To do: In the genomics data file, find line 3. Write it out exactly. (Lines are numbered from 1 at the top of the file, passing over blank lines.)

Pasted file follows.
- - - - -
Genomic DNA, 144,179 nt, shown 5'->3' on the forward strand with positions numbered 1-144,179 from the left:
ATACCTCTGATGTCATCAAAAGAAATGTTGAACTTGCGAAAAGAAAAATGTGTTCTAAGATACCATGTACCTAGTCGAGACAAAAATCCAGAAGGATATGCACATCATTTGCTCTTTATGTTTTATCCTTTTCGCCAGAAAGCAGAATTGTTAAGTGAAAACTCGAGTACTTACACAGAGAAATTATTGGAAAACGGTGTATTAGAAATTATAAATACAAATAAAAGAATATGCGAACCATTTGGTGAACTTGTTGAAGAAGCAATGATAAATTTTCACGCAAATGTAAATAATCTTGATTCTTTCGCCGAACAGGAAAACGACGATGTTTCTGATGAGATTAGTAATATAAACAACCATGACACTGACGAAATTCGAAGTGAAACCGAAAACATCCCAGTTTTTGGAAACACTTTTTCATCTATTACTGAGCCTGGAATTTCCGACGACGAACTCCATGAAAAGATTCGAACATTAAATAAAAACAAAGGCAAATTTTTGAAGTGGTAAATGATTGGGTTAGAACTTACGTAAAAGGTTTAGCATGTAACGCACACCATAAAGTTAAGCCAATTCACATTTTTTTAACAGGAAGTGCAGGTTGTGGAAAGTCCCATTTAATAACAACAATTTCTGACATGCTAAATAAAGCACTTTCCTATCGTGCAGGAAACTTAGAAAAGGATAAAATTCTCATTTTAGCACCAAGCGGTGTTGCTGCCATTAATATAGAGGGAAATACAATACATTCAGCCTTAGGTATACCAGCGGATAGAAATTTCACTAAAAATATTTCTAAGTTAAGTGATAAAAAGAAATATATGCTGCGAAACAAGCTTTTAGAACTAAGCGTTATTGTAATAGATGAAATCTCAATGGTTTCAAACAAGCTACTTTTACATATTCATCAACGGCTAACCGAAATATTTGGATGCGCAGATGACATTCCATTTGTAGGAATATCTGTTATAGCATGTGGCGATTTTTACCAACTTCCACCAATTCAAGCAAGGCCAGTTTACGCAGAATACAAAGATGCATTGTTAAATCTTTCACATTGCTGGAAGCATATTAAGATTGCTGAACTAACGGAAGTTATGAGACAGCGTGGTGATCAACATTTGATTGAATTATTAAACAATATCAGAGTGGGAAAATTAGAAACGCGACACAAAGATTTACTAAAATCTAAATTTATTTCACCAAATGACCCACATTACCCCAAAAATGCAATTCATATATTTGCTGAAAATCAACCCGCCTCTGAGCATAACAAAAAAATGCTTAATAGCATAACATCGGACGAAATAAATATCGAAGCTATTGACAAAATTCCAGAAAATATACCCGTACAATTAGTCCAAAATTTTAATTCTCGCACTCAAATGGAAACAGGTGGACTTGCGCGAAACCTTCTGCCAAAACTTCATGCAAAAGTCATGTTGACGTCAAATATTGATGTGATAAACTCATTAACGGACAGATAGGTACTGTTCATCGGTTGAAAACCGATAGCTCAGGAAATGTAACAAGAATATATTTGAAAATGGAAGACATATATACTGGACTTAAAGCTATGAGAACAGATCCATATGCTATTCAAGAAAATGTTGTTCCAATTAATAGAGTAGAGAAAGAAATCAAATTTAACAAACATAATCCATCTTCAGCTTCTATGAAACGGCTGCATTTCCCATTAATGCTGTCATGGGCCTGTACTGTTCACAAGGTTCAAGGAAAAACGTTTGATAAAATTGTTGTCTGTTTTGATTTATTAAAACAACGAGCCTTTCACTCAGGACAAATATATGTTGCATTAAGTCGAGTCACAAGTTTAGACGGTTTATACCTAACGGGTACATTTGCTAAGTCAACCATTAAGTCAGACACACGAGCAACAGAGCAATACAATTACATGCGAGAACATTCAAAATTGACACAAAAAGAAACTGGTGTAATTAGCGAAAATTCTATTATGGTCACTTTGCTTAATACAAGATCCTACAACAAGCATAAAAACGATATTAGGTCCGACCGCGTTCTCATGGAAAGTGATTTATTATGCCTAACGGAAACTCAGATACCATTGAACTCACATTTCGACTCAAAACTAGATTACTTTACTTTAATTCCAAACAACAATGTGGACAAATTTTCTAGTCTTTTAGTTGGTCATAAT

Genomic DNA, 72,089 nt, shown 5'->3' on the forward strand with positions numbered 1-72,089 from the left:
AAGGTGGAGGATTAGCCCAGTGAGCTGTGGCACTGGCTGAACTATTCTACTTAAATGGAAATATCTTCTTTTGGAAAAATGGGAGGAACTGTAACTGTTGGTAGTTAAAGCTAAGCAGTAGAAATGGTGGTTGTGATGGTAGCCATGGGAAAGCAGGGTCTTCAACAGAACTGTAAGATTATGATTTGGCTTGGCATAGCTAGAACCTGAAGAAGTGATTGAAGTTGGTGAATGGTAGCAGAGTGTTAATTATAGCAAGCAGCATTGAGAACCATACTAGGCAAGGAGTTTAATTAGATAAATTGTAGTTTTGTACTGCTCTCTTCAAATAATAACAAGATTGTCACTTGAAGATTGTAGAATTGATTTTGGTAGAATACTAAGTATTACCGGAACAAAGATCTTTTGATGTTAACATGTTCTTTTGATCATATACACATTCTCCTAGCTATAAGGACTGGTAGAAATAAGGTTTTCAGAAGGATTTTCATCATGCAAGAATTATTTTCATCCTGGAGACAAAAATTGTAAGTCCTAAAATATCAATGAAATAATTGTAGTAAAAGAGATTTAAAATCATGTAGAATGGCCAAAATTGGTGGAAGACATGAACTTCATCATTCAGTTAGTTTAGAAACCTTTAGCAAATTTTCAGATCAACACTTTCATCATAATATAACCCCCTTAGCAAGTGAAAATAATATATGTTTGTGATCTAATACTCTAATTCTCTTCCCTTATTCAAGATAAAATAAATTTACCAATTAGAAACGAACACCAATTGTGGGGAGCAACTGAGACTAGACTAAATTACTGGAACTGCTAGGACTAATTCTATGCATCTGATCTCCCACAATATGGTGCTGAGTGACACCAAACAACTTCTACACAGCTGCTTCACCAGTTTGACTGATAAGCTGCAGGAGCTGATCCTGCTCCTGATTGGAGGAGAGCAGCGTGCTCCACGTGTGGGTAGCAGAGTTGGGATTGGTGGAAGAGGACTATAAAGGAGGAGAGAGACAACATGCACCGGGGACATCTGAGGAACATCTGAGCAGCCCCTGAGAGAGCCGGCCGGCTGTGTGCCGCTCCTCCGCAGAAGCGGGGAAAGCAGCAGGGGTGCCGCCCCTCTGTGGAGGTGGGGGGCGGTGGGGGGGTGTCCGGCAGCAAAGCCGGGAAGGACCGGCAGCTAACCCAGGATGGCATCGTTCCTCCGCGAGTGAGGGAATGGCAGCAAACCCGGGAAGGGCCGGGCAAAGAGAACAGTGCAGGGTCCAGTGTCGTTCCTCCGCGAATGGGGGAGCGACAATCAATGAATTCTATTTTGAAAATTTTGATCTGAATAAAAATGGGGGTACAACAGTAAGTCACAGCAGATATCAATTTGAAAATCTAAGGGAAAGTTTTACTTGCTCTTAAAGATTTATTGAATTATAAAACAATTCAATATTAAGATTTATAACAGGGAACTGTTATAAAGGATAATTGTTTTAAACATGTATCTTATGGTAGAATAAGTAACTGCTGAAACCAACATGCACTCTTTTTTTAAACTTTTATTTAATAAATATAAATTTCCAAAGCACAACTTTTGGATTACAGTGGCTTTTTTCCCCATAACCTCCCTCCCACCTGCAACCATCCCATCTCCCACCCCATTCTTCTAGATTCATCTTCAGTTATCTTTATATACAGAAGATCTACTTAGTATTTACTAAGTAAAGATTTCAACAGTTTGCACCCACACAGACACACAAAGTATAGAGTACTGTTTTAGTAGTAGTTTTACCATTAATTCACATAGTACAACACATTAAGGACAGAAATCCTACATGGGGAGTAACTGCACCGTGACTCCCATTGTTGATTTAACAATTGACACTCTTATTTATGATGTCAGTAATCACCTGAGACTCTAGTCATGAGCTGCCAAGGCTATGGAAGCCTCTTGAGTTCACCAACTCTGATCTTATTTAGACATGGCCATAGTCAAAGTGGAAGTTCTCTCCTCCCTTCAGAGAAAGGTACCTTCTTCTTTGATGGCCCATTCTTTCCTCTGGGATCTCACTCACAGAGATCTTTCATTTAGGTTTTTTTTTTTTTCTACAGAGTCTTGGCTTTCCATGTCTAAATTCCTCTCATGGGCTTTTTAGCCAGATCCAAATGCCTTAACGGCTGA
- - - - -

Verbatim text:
Genomic DNA, 72,089 nt, shown 5'->3' on the forward strand with positions numbered 1-72,089 from the left: